Statues outside Parliament
Throughout history, much has been discussed about the positioning of statues, acknowledging that sometimes a statue’s station is as important as its stance and design. A good example of the thought that goes into this process relates to the statues outside Westminster Palace. Outside the Palace walls stands a sword-bearing statue of Oliver Cromwell facing stridently east. Across the street, in a niche in the wall of St. Margaret’s Church, Charles I looks back at his murderer with forgiveness in his eyes, the two wedded for posterity in sculpture as they are in history. A short distance away in Parliament Square stands Sir Winston Churchill.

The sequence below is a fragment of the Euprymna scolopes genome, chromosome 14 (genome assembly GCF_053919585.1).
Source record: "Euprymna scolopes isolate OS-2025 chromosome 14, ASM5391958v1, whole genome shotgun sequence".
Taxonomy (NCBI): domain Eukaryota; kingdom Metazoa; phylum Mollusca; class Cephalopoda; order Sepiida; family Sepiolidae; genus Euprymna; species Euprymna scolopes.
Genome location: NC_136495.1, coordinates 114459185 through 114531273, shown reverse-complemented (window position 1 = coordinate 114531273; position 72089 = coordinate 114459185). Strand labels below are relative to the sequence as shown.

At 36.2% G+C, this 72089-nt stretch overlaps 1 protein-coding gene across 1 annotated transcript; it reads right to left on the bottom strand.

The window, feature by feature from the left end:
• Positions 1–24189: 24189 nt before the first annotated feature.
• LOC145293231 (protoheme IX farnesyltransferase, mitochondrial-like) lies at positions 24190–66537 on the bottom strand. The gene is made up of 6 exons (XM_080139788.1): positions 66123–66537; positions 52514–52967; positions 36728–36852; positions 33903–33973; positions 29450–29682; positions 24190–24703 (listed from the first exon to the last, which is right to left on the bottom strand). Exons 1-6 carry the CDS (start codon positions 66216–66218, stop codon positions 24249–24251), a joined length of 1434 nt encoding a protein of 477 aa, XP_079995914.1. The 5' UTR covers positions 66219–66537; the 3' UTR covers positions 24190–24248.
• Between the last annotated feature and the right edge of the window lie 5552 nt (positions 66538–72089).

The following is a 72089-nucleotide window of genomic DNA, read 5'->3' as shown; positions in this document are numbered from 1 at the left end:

When Churchill’s monument was to be installed, officials discussed which way he should face. There were many options: toward the House of Commons, House of Lords, Westminster Abbey, or St. Margaret’s Church. Finally, they reasoned he should face the building where he spent the most time—St. Stephen’s Tavern.
Tourists and locals alike can still get a drink at Churchill’s old haunt, while gazing through the Victorian-etched glass windows at the famous clock tower of the Houses of Parliament. If you ask politely, the barman might show you an unopened bottle of House of Commons whiskey signed by Tony Blair (the whisky has become an icon—for those few who know about it—and is only available for display; no tasting allowed).
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